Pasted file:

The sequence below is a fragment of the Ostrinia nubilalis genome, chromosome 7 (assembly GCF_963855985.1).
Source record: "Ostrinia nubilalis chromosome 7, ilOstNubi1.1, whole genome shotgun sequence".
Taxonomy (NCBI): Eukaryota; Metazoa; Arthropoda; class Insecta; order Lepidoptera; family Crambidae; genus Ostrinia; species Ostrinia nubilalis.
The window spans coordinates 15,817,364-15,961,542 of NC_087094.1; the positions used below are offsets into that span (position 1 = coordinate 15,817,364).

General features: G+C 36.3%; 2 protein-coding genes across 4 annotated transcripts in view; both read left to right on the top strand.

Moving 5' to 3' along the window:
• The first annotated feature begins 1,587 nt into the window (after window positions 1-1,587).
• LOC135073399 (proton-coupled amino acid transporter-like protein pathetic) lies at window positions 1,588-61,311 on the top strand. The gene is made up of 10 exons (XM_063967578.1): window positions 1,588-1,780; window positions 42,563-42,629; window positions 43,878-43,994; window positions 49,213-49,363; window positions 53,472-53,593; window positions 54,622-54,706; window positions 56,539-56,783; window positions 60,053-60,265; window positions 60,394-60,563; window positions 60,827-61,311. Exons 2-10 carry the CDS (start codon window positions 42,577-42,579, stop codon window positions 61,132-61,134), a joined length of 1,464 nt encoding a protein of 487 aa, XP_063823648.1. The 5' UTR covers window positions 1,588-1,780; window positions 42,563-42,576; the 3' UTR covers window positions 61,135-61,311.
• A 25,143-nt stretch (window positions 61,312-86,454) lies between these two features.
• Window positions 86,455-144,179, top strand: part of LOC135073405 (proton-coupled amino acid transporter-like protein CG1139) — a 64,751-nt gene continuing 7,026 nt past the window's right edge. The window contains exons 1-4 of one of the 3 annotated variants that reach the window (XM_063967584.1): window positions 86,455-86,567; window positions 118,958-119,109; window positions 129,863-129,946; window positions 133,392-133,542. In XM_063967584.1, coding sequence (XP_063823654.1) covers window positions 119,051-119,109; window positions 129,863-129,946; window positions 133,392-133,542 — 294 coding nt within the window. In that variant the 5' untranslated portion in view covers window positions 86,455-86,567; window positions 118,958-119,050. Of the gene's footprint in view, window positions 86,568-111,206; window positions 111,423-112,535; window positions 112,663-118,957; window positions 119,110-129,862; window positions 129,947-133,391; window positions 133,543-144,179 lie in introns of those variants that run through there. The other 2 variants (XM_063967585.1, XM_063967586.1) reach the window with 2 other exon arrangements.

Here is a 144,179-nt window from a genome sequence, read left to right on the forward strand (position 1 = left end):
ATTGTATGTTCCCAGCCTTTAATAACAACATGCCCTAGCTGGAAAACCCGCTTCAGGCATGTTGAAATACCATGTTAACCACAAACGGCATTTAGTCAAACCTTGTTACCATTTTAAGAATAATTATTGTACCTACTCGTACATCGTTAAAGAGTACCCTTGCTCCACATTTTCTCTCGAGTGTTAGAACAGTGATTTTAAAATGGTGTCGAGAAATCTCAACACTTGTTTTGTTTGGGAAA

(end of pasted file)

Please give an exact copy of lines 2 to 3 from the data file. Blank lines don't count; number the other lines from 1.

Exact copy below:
Source record: "Ostrinia nubilalis chromosome 7, ilOstNubi1.1, whole genome shotgun sequence".
Taxonomy (NCBI): Eukaryota; Metazoa; Arthropoda; class Insecta; order Lepidoptera; family Crambidae; genus Ostrinia; species Ostrinia nubilalis.